Habitat suitability assessment for the endangered Nilgiri Laughingthrush: A multiple logistic regression approach

Present address: Centre for Biodiversity Studies, Baba Ghulam Shah Badshah University, Rajouri, India
Current science (Impact Factor: 0.93). 06/2008; 94(11):1487-1494.


Application of remote sensing and Geographic Information System (GIS) tools has assumed an increasingly important role in conservation biology and wildlife management by providing means for modelling potential distributions of species and their habitats, unlike the conventional ground surveys. We present here a predictive model of habitat suitability for the Nilgiri Laughingthrush, Garrulax cachinnans based on a synergistic use of field surveys and digitally processed satellite imagery combined with features mapped using GIS data layers. Collateral data were created in a GIS framework based on ground surveys comprising layers such as land-use, measures of proximity to likely features of disturbance and a digital terrain model. Multiple binomial logistic regression approach was used for modelling, and the model performance was assessed by the area under the receiver operating characteristics (ROC) curve. About 320 km 2, 25.12% of the area of the Nilgiris considered for modelling was predicted to be suitable for the Nilgiri Laughingthrush. The area under the ROC curve was found to be 0.984 ± 0.003 (R2: 0.93 at P < 0.0001), implying a highly effective model. The assessed suitable habitat was highly fragmented and comprised of 1352 patches (natural as well as man-made) distributed all over the study area. The smallest suitable patch identified by the model was 400 m2 and the largest patch 17.65 km2. Also, ca. 92% of all patches were smaller than 0.5 km2. We presume that some suitable habitat patches may be unoccupied due to strong fidelity of the species to shola (montane wet temperate forest) patches, low colonization rates, or large interfragment distances. Also, larger fragments might serve as source or 'exporters' of surplus individuals to maintain sink populations throughout the rest of the range. We discuss the implication of habitat fragmentation and narrow geographical range and anthropogenic pressure for the conservation of the Nilgiri Laughingthrush.


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Article: Habitat suitability assessment for the endangered Nilgiri Laughingthrush: A multiple logistic regression approach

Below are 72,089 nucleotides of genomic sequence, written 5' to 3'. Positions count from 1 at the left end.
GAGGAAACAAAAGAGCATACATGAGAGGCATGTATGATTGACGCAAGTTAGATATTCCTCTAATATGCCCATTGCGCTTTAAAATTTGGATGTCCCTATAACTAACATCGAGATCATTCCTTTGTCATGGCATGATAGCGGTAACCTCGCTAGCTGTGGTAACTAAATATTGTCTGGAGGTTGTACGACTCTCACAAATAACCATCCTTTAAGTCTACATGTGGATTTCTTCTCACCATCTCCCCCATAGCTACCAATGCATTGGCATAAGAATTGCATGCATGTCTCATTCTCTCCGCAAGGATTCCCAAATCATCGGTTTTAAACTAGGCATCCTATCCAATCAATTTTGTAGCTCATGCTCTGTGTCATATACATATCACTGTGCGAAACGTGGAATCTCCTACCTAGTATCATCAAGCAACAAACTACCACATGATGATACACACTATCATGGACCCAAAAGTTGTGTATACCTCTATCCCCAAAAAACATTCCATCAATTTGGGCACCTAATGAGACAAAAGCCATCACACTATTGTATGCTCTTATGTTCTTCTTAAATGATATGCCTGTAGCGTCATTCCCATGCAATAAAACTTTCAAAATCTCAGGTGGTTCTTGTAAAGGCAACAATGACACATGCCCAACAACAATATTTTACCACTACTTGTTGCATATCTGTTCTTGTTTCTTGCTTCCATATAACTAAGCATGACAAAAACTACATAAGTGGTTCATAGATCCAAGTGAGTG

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    • "RS and GIS also help in monitoring areas of land for 35 their suitability to endangered species, through integration of various habitat variables of both spatial and non-spatial nature (Davis et al. 1990). The outputs of such models are usually simple, easily understandable and can be used for the assessment of 40 environmental impacts or prioritisation of conservation efforts in a timely and cost-effective manner (Kushwaha et al. 2004; Zarri et al. 2008). Indian gaur (Bos gaurus) belongs to the Bovidae family and is one among the nine species of wild oxen 45 found in the world. "
    Imam · Kushwaha · S.P.S ·

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    • "If the value of the index is high on a particular location, then the chance of species occurrence is greater. HSI models use geo-statistics (Kushwaha and others 2004; Habib and others 2010), logistic regression (Zarri and others 2008; Imam and others 2009), refined logistic regression (Singh and Kushwaha 2011), multi-criteria analysis using analytical hierarchy process (AHP) (Nekhaya and others 2009; Goswami 2010) and other data integration techniques to calculate an index of species occurrence (Clark and others 1999; Brown and others 2000) and provide an efficient and inexpensive method for determining habitat quality (Schamberger and Krohn 1982). "
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    • "Thus quantifying the amount of potential habitat available. In India recently, Kushwaha et al. (2004), Aditya (2004), Quadri (2004), Braunisch et al. (2008) and Zarri et al. (2008) have used " binomial multiple logistic regression " to analyze habitat suitability for Cervus unicolor and Muntiacus muntjac at Ranikhet, muntjac in Binsor Wildlife Sanctuary, tiger in Corbett Tiger Reserve, edge effect on two population of capercaillie (Tetrao urogallus) and Nilgiri laughingthrush (Garrulax cachinnans) in Western Ghats respec- tively. "
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